February 17, 2020
I MAKE HUMMUS AT HOME ... and I'll never go back.
Whereas the storebought stuff would just sit and go bad in the fridge, the homemade batches disappear in an instant. There is something magical about fresh, homemade hummus. Some recommend getting rid of the skins - I don't have the luxury of that kind of time - or use baking soda to cook the chickpeas. I find you don't have to do any of that for delicious hummus. Just use the chickpea cooking liquid to magically fluff it up. This way you get the lightness without all the calories of extra olive oil.
1 cup dried white or black chickpeas, cooked *
3 cloves garlic, roughly chopped
4 tablespoons tahini
2 teaspoons salt
½ teaspoon ground black pepper
¾ cup aquafaba (chickpea cooking liquid)
2 lemons, juiced, about 1 cup
3 tablespoons olive oil
Put chickpeas, garlic, tahini, salt, pepper, and aquafaba in a food processor. Blend until smooth. Keep blending.
As the food processor continues, add lemon juice and olive oil. Keep processing until smooth and fluffy.
Dole into plates and top with Indian tarka for a fun twist on traditional hummus. In the photo from left to right, we showcased: 1. Olive oil, whole coriander seed, and fenugreek leaves, 2. Olive oil and paprika, 3. Olive oil, cumin seed, tomato, and shallot, and 4. Olive oil, mustard seeds, and red chile flakes. To make numbers 1, 3, and 4, heat oil in a small pan, add spice until it pops, and add remaining ingredients. The process will take about 30 seconds. Pour this mixture while hot over your hummus. In number 2, I just added the olive oil and paprika over the hummus without heating it. The photo is of white chickpeas. Try black chickpeas as well. They are delicious!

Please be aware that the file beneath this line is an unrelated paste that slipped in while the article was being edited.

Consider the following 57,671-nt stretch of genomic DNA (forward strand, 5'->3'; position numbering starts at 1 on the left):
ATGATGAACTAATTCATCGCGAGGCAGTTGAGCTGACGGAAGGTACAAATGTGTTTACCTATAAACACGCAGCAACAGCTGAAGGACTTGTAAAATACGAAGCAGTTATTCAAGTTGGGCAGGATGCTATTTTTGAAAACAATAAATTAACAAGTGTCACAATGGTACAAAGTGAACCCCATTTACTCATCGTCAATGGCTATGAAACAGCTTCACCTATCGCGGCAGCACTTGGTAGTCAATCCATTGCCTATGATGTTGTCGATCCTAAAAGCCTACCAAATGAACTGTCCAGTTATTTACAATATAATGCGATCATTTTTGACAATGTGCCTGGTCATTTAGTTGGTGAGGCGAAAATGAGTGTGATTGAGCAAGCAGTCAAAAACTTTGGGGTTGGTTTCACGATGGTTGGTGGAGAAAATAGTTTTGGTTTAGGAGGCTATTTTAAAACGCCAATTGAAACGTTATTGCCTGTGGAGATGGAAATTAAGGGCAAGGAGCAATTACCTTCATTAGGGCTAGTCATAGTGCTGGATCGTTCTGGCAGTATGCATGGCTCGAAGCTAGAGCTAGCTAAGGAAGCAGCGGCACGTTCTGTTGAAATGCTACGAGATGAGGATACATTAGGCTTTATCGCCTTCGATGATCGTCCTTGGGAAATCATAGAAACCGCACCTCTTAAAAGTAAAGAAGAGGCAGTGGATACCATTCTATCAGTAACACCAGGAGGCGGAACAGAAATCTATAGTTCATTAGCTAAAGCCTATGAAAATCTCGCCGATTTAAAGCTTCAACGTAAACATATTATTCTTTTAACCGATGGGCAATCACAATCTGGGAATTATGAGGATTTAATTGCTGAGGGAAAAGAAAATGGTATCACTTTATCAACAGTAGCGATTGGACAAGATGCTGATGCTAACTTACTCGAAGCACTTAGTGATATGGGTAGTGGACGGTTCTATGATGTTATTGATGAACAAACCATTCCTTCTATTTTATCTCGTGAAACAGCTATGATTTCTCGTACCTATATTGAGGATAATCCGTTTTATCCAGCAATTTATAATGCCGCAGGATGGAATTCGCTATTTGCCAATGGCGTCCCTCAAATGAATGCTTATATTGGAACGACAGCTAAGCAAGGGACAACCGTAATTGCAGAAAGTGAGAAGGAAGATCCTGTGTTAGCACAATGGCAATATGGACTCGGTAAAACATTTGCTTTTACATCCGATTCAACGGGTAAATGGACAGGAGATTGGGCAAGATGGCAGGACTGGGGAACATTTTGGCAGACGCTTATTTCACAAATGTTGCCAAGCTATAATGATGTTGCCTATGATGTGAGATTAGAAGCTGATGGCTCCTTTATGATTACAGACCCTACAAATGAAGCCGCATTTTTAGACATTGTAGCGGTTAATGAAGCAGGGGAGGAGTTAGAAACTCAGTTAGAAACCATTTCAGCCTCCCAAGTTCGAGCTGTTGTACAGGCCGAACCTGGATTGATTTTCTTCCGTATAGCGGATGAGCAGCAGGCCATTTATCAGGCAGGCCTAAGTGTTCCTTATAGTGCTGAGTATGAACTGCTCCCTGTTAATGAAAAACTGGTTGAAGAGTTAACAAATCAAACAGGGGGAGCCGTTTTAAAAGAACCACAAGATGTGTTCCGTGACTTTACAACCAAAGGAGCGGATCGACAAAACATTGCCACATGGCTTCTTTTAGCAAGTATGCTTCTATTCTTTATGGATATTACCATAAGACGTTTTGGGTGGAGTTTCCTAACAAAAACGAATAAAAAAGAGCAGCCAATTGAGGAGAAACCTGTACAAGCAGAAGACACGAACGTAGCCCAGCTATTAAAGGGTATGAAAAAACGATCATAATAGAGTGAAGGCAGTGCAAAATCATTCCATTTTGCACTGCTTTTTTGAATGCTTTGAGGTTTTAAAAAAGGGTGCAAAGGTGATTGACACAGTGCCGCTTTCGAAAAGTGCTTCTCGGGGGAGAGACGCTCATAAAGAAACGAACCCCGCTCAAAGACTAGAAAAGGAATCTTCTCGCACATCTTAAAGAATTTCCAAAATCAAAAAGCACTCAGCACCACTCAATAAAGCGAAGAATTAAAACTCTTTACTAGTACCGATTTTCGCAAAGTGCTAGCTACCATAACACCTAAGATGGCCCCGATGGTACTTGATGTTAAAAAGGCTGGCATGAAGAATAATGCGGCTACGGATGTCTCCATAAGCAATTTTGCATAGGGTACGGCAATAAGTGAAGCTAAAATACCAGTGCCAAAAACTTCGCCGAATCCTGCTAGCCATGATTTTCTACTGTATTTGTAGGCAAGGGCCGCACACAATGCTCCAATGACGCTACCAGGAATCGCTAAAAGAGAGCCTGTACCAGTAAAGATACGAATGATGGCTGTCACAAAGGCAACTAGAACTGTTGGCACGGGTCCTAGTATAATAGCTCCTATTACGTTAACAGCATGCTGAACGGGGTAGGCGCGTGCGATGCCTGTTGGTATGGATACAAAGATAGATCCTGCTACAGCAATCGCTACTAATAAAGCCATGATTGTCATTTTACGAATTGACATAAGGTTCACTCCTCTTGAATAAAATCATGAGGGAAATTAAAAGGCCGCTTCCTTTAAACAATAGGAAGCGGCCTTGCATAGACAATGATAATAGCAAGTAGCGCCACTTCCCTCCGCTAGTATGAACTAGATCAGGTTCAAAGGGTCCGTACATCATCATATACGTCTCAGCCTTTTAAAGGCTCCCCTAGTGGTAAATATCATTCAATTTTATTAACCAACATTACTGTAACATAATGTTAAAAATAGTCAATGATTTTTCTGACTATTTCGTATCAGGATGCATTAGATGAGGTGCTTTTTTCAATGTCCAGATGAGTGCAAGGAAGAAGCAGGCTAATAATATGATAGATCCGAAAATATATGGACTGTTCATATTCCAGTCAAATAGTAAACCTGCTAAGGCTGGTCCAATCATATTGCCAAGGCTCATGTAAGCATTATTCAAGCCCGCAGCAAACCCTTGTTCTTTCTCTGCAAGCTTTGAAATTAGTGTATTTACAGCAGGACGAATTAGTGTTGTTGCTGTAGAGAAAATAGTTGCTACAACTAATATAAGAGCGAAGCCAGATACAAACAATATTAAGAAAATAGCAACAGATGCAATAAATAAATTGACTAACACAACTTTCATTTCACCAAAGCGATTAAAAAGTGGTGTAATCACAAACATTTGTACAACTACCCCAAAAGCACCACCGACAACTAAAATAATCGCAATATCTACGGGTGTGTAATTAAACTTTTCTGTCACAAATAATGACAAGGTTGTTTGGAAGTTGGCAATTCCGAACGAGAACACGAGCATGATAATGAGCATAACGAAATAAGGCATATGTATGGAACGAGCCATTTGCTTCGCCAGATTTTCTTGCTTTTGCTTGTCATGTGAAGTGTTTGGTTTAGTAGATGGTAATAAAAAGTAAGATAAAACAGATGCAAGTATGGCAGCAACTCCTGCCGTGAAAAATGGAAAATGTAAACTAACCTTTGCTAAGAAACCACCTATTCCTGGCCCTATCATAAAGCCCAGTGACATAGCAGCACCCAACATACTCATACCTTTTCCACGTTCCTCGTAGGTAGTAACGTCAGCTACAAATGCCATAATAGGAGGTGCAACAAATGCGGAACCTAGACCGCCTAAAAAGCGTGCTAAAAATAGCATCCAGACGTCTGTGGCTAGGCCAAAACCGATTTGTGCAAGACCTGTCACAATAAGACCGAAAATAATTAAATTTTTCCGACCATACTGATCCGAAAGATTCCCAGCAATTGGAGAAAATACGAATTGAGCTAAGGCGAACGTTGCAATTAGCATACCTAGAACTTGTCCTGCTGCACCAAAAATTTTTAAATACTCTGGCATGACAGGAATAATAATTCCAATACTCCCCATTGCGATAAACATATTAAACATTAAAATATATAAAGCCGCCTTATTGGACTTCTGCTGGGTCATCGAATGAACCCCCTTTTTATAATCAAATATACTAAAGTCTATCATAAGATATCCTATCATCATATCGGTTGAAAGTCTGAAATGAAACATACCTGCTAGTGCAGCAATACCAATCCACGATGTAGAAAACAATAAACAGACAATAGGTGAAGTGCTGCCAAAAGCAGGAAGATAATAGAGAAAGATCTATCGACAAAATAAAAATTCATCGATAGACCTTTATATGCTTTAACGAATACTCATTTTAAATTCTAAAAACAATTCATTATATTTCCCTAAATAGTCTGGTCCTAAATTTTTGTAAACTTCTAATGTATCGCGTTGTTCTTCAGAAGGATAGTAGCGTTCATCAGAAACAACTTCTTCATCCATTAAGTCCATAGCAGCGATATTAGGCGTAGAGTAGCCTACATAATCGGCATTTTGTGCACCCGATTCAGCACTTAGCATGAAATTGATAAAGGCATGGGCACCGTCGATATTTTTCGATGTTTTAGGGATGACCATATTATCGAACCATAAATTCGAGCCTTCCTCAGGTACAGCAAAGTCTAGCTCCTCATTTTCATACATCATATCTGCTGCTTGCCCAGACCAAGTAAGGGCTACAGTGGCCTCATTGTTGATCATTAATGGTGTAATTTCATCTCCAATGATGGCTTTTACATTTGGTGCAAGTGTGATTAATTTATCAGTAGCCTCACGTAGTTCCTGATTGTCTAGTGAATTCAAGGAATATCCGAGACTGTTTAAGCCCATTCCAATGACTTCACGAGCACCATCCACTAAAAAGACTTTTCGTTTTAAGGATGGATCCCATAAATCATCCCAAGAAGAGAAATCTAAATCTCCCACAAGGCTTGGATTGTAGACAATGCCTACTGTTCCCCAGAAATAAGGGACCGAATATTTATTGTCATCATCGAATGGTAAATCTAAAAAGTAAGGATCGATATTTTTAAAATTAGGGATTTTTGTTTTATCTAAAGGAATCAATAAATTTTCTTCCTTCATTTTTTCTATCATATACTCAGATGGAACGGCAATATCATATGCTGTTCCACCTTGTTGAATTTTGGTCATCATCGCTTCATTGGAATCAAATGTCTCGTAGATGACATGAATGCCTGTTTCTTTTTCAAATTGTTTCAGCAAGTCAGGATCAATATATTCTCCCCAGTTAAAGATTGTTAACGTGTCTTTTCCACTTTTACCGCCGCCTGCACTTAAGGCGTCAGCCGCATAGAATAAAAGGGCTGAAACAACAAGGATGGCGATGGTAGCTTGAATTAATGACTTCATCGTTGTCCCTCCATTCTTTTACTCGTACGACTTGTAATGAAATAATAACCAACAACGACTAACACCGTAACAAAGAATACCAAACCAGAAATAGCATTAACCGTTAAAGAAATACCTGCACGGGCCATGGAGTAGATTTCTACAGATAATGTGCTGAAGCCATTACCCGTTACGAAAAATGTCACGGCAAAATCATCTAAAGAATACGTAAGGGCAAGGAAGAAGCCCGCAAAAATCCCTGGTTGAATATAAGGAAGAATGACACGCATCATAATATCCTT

* To cook chickpeas in an Instant Pot (IP) or electric pressure cooker, rinse them well and then soak them in hot, boiling water for 10 minutes. Drain. Put the chickpeas in the IP, add 2 cups water, and pressure cook on high for 15 minutes. Once cooked, drain the chickpeas BUT keep the cooking water, called aquafaba, for use later. It is an amazingly useful tool in your cooking and is typically used as an egg replacer.
I often play with the amount of salt and olive oil. Typically, 1 cup dried white chickpeas cooks into 3 to 4 cups chickpeas. If I have 4 cups cooked, I add 1 more teaspoon of salt and 1 more tablespoon of olive oil.
Invariably, I am asked if you can use canned chickpeas. Sure, but I would not if you don't have to. The texture is usually not as good. The can liners are not great to store food - there is usually extra salt in there. And, dried is so much cheaper. Why not take that extra step? Once you try it at home a few times you likely will never go back to canned beans.
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